The revolution is upon us but it’s happening via something surprisingly small; infinitely small in fact. And in spite of their size they are now filling up terabytes of hard drives around the world. With these tiny wonders many concepts which have so far only lived in the minds of researchers and the pages of scientific journals are now entering the industrial world. The digital factory is upon us and the empowering technology is a laser-scanned point cloud. We are entering an era where it is feasible to simulate and optimise entire industrial processes.

Over the last decade laser scanners have ushered in a revolution. It has happened by the hardware and software for laser scanners becoming orders of magnitude cheaper. This has opened up new business opportunities revolving around the scanning and documenting of physical factory facilities. However, the scanning and documentation of industrial complexes is only the first step. The most important part for industry is what comes next; deriving value from their data. This means asking questions of the scanned factory layouts such as, does this new chassis fit along the assembly line? Can we rebuild this manufacturing process? Is there enough space for the new production line? Fundamentally these are simulation questions and it is questions such as these that are driving new and unique simulation tools to derive value from static point clouds and it all began with a piece of cardboard.

Before the advent of laser scanning, the testing of new car models at Volvo Cars was usually done with cardboard silhouettes of chassis. They were moved through an assembly line on a Sunday while nothing was being produced. In spite of this, Volvo Cars almost always had problems with the verification of new car designs. During assembly, almost every new model crashed in the manufacturing line with the result that the chassis became scrap metal, and worst of all, a stop in production since different models are assembled on the same line.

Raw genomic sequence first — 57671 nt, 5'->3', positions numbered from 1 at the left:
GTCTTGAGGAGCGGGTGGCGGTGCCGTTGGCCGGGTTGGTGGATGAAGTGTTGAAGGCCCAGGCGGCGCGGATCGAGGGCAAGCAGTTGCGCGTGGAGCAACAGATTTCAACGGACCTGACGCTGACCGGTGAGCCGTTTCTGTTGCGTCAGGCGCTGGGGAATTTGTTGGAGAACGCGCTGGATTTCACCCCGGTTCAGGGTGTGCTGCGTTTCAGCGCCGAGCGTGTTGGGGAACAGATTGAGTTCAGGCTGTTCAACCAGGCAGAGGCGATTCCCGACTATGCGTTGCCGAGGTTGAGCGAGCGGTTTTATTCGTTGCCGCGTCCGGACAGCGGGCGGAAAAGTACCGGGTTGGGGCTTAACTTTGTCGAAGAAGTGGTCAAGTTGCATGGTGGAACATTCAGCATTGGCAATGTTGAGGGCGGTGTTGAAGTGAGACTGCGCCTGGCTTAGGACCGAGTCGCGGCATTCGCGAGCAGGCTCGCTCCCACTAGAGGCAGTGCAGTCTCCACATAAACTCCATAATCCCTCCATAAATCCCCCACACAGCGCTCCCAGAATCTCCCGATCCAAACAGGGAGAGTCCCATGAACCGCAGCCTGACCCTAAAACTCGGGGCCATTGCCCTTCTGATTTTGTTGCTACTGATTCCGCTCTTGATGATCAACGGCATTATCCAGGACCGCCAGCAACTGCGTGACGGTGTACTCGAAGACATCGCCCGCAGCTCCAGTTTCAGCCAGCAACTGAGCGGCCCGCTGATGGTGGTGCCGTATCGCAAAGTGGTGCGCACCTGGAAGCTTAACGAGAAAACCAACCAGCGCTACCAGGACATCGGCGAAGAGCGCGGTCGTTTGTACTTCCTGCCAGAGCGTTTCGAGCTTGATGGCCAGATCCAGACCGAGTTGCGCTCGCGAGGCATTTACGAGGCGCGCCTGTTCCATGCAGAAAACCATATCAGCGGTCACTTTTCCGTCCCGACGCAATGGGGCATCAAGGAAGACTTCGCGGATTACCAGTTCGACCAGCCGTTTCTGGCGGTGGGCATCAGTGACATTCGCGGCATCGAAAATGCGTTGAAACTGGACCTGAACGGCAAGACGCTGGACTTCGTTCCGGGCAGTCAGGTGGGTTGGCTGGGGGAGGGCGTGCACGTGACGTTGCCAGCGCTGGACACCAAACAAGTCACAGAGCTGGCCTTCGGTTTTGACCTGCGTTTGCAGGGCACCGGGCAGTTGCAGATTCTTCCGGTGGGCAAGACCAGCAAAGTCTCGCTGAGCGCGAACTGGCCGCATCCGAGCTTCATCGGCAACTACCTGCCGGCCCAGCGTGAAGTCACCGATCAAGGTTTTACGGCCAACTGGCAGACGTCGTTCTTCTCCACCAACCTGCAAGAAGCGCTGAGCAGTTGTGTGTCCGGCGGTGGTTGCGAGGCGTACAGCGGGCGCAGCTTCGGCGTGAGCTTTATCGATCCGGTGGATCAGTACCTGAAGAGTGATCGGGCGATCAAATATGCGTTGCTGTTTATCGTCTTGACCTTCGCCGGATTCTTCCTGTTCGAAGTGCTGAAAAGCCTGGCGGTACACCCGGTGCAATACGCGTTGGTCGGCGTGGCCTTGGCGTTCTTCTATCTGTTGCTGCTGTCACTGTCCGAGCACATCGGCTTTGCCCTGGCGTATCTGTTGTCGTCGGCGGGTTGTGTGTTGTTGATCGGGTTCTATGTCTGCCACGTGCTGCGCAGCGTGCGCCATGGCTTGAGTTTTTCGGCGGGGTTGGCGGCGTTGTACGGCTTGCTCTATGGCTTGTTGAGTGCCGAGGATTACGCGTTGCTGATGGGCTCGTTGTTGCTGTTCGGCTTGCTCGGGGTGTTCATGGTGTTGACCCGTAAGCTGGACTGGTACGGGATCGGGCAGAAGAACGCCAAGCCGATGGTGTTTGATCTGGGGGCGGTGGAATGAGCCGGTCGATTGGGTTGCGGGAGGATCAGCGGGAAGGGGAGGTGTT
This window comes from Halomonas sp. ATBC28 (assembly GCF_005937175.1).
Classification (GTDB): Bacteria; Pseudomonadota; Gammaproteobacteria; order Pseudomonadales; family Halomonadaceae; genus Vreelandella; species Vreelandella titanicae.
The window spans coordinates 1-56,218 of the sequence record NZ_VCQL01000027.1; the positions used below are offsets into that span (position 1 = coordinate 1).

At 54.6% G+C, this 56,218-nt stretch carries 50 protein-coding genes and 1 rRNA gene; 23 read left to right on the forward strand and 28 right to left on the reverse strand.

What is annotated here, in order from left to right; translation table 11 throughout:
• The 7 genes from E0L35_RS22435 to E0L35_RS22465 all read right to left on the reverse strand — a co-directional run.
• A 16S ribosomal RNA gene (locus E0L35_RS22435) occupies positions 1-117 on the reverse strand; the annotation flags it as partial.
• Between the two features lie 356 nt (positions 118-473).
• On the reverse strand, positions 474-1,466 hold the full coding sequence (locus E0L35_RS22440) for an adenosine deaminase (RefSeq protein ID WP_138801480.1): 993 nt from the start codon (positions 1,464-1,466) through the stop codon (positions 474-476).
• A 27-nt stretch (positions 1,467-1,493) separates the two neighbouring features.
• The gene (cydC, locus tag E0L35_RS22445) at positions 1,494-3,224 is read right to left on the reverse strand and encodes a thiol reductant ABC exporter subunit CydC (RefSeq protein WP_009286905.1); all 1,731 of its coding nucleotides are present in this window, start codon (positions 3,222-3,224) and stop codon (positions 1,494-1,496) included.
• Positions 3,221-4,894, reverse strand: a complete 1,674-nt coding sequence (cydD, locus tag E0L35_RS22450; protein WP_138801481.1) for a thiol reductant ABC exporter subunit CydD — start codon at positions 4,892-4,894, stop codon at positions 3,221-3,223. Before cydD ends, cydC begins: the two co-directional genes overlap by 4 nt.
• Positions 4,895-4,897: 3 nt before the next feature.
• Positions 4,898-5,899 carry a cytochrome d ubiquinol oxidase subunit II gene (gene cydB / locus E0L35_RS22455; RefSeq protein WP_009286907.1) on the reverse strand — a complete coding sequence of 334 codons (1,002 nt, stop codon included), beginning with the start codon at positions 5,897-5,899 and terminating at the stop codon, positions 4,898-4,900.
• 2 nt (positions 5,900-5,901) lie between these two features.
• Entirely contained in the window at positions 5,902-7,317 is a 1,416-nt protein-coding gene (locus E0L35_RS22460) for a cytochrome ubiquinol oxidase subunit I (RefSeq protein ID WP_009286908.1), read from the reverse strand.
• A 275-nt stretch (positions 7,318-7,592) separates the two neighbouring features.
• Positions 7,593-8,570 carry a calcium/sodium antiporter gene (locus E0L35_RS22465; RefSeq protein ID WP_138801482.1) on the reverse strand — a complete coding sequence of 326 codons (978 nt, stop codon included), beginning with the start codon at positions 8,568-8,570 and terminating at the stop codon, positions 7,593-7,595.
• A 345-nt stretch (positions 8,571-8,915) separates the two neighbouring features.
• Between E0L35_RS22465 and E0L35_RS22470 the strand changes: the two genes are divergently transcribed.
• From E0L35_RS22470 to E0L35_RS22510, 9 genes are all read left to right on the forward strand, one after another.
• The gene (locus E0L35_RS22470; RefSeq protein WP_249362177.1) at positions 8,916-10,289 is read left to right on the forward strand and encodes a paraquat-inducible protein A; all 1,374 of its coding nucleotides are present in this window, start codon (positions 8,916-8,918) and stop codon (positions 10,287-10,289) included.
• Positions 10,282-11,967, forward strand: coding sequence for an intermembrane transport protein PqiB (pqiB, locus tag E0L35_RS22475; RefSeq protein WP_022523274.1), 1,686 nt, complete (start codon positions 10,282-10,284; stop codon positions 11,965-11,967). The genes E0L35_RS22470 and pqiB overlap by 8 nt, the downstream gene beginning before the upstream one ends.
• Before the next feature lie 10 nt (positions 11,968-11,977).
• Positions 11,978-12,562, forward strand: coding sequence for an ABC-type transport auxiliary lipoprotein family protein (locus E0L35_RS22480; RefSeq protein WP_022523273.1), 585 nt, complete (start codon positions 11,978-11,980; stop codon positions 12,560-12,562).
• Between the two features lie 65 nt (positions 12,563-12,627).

It was around 2009 when Volvo Cars saw that laser scanning had matured to the point of now being affordable and reliable. They required a solution to one of their major bottlenecks in production; the verification of new car designs. We were able to take their point cloud data and develop new tools which could combine both traditional CAD geometry and point cloud models in one simulation tool. This tool allowed Volvo to answer one of their most difficult design questions by being able to guarantee that new designs would pass along their assembly line collision free.

The simulation tools we developed did something not seen before. They allowed users to simulate with their original point clouds containing millions of points. Add to this a complex CAD geometry containing tens or hundreds of thousands of triangles and a complex path. We were then able to simulate the largest, non-colliding volume passing along the path from the start to goal. In addition, other measurements can be added to this such as the minimum distance to surrounding point cloud, etc.

Such tools are general and can be seen as part of a movement towards simulation processes encompassing entire industrial processes. This foray into simulating and modelling an entire factory can be considered part of the new Industrial Internet revolution or as the Germans like to call it, Industrie 4.0. It is worth billions of dollars and is being approached by industrial giants such as GE and Siemens. And of course, the humble point is playing an important role in this new simulation paradigm


CAD model simulation with colliding points in red